Introduction
Recent advances in machine learning, optimization, and available computational resources are presenting new opportunities for datadriven modeling and simulation in the natural sciences and engineering. Empirical successes in deep learning suggest promising techniques for learning nonlinear mappings and for identifying features of underlying structure
[12, 10]. Scientific computations and associated dynamical systems present a unique set of challenges for employing recent machine learning methods often motivated by image analysis and natural language processing
[2, 7, 27]. However, for scientific and engineering applications there are often important constraints required to obtain plausible models and a need for results to be more interpretable. In largescale scientific computations modeling efforts often aim to start with first principles, or more detailed concepts, from which computation is used to obtain insights into largerscale emergent system behaviors. Examples include the rheological responses of soft materials and complex fluids from microstructure interactions [1, 4, 18, 15], molecular dynamics modeling of protein structure and functional domains from atomic level interactions [20, 14, 6, 23], and prediction of weather and climate phenomena from detailed physical models and measurements [25, 3].Obtaining observables and quantities of interest (QoI) from simulations of such high fidelity detailed models can involve significant computational resources [19, 26, 31, 22, 21, 30]. However, many observables are not sensitive to many of the system behaviors and are expected to only depend on a subset of underlying factors. If these key features of the system could be identified for classes of observables, this would present opportunities to formulate more simplified models and make predictions which are less computationally expensive to simulate and could provide further insights into underlying mechanisms yielding system behaviors.
Recent machine learning approaches provide promising datadriven approaches for learning features and models for system behaviors from high fidelity simulation data. This includes learning datadriven models for (i) dynamics of the system at larger spatialtemporal scales (ii) interactions between system components, and (iii) features yielding coarser degrees of freedom or new quantities of interest characterizing system behaviors. The models obtained from learning can take many forms, including Deep Neural Networks (DNNs)
[10], Kernel Regression Models (KRM) [28], Gaussian Process Regression (GPR) [24], and others [11].A practical challenge is the effort often required to incorporate the contributions of such learned system features to augment existing models and simulations. Our package MLMOD aims to address this aspect of datadriven modeling by providing a general interface for incorporating ML models using standardized representations and by leveraging existing simulation frameworks such as LAMMPS. The MLMOD package provides hooks which are triggered during key parts of simulation calculations. In this way standard machine learning frameworks can be used to train ML models, such as PyTorch and TensorFlow, with the resulting models more amenable to being translated into practical simulations.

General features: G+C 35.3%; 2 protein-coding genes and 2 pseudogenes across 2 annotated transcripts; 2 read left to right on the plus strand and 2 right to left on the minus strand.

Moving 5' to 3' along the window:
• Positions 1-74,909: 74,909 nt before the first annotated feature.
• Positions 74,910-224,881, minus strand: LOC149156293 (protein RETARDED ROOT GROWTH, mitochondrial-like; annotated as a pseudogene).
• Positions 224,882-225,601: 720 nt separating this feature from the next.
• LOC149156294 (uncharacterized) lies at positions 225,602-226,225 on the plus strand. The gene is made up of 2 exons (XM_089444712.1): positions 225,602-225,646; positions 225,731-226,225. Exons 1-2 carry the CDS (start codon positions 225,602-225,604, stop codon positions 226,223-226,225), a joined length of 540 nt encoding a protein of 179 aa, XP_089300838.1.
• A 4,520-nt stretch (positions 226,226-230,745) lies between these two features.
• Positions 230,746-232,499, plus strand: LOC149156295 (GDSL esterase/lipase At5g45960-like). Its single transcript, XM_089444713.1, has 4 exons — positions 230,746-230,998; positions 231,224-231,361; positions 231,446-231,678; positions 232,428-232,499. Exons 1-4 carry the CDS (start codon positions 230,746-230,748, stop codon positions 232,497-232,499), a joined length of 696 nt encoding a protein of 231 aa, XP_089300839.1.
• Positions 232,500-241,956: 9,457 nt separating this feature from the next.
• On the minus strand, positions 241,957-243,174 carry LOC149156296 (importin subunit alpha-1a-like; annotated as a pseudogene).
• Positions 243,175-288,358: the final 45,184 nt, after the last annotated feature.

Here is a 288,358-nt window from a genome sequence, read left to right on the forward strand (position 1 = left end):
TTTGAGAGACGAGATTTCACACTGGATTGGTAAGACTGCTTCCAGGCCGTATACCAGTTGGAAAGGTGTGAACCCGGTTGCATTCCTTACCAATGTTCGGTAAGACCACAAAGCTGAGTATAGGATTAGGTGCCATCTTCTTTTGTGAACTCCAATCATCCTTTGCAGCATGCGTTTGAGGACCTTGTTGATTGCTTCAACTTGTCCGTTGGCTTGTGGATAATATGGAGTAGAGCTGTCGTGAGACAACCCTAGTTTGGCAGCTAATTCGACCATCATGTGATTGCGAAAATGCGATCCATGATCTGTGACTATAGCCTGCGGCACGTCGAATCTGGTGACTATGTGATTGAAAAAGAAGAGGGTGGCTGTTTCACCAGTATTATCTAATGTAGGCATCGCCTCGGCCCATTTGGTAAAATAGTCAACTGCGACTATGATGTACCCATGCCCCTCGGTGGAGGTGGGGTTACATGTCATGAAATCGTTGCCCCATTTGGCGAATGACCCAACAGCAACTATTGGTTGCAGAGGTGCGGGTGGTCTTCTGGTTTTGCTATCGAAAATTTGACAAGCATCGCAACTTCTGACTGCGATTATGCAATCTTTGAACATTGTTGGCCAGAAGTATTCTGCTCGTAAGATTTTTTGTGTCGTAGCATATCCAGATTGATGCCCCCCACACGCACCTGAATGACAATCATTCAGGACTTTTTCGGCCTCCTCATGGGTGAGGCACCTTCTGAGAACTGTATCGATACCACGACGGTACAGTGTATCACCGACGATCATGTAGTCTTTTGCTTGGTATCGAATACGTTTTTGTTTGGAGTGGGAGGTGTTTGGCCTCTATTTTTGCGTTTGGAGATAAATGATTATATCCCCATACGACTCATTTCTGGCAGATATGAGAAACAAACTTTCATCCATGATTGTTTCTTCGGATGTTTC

DataDriven Modeling
Datadriven modeling can take many forms. As a specific motivation for the package and our initial prototype implementations, we discuss a rather particular example case in detail, but we aim for our overall package also to be useful in other settings. Consider the case of a detailed molecular dynamics simulation of relatively large colloidal particles within a bath of much smaller solvent particles. It is often of interest to try to infer the interaction law between the colloidal particles given the type of solution, charge, and other physical conditions. While there is extensive theoretical literature on colloidal interactions and approximate models [8, 9, 13], which have had many successes, these can also have limited accuracy and be challenging to apply in many practical settings [13, 29]. Computational simulations are widely used and allow for investigations of phenomena where detailed modeling can be employed to control for contributing physical effects.
While providing predictions related to the principles built into the detailed models, such computational simulations can be expensive given the many degrees of freedom required to represent the solvent in the entire spatial domain and from small timescales associated with solventsolvent interactions. However, given the size contrast of a colloid and the solvent it is expected that in many circumstances the colloidal dynamics and interactions are governed primarily through temporal averaging of the solventsolvent and solventcolloid interactions.
Relative to the detailed molecular dynamics simulation, this motivates a simplified model for the effective colloid dynamics
(1) 
The refers to the collective configuration of all colloids. Here the main component to determine for the simplified model is the
mobility tensor
, which captures the effective coupling between the colloidal particles.In principle, this could be tabulated for each